You face things as they are; you escape nothing but glamour, and your steadfastness and your peril are your glory” (436).
If hell is a place in which you don’t face reality, then that has a clear connection to the state Jack Tanner finds himself in at the beginning of the third act.
This is an extreme stance from which to approach life.
It is understandable then that people might be offended, or even threatened, by what he represents.
During the late 19th Century and Early 20th century, George Bernard Shaw was an active member often using his dramatic works as a vessel by which he could communicate his political views.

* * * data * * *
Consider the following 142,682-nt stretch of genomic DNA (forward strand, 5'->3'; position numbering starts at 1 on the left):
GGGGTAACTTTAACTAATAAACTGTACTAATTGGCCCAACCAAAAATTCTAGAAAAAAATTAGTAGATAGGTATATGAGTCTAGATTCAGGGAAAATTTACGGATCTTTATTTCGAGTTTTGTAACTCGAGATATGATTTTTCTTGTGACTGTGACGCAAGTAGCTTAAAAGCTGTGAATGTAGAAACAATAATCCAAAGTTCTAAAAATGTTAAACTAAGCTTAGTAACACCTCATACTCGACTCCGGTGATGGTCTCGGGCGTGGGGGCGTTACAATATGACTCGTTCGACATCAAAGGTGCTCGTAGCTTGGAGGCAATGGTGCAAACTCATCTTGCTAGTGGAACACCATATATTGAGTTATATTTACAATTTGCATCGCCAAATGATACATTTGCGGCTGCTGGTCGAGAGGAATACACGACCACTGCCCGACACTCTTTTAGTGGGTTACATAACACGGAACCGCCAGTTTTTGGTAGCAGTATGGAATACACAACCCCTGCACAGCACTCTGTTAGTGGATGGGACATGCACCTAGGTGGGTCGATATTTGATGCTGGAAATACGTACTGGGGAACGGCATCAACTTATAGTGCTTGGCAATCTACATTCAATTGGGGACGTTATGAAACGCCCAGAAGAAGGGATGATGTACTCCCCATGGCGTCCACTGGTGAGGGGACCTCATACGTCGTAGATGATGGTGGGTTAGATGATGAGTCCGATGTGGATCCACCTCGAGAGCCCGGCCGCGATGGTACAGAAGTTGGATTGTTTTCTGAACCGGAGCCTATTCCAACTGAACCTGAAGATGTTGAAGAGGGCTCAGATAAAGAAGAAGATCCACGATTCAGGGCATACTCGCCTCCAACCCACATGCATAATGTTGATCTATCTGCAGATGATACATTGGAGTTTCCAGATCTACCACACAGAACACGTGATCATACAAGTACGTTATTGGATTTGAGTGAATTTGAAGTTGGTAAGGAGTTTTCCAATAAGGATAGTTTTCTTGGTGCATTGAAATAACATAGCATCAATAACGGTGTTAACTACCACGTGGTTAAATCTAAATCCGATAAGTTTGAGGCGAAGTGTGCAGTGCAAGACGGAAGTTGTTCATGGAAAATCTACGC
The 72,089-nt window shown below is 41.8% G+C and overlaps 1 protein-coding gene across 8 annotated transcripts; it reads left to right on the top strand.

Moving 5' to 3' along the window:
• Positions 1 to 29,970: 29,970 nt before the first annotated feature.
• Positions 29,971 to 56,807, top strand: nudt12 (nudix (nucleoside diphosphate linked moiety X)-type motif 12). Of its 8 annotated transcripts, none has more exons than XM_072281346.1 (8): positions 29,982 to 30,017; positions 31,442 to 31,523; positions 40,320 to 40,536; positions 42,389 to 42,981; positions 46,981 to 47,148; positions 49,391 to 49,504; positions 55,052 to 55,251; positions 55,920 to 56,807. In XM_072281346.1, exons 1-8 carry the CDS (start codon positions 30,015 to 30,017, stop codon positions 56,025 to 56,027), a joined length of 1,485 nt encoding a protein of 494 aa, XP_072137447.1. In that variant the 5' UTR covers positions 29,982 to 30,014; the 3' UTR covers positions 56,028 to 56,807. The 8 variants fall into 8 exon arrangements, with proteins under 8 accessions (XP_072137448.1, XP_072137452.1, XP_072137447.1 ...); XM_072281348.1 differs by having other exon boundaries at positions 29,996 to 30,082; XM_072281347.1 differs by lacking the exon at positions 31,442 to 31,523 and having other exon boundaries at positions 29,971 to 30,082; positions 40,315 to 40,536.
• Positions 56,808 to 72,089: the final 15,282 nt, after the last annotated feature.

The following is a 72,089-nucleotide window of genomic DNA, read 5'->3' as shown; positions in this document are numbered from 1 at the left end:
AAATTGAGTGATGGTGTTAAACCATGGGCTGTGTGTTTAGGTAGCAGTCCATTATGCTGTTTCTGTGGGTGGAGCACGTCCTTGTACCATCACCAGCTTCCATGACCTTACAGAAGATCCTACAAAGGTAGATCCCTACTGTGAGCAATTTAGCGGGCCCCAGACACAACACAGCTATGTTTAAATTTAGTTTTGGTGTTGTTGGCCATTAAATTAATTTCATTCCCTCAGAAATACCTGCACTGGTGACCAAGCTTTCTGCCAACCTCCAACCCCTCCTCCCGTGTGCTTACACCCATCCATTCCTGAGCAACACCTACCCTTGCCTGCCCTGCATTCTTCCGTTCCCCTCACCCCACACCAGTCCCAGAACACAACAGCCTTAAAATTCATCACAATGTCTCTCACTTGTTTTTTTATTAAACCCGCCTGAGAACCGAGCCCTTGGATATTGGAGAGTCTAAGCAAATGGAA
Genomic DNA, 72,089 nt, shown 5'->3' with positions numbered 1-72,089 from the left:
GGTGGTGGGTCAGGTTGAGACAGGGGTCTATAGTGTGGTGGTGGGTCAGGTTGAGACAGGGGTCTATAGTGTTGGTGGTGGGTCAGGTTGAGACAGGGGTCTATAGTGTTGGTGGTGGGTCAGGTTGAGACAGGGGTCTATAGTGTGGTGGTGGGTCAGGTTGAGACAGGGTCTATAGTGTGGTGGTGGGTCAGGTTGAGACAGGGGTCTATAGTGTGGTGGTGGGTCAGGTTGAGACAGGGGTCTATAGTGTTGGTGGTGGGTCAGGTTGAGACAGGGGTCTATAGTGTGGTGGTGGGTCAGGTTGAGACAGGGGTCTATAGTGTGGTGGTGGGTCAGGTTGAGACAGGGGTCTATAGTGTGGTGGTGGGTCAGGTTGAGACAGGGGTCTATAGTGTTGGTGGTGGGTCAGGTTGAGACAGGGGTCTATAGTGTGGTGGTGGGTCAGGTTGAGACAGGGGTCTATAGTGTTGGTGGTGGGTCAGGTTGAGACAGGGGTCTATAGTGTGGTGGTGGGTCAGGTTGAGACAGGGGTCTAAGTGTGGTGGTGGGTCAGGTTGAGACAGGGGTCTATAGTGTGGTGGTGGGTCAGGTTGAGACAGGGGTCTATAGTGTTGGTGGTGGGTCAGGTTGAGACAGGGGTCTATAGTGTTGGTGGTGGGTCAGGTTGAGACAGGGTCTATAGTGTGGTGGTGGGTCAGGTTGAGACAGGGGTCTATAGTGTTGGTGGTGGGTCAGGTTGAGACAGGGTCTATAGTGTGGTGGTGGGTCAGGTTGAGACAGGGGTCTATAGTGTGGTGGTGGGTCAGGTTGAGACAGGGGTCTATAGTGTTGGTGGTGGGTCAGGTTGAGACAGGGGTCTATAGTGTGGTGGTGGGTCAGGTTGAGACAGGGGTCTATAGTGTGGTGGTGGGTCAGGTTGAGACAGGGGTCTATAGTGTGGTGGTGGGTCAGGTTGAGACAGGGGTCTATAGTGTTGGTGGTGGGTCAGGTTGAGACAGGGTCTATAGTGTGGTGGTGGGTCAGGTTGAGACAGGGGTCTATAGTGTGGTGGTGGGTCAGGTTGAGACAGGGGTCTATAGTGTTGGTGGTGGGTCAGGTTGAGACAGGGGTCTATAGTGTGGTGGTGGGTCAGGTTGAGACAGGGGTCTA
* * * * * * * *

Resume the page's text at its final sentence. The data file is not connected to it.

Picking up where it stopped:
In the setting of Jack Tanner is an unconventional character at a time when convention dictated action. As a confirmed bachelor, he preaches free love and constantly decries the institution of marriage. This book details opinions on many controversial topics from the overthrowing of governments to the role of women in the daily life.
depicts a microcosm of English convention in the early 20th century.
It is an adaptation of the Don Juan epic touching on the philosophy of Nietzsche’s ubermensch.
However, he repeatedly demonstrates that this is not the case. Even though he claims that he disliked her, he somehow always attends to her.
He claims to be an intellectual but is corrected by his chauffer when quoting Beaumarchais.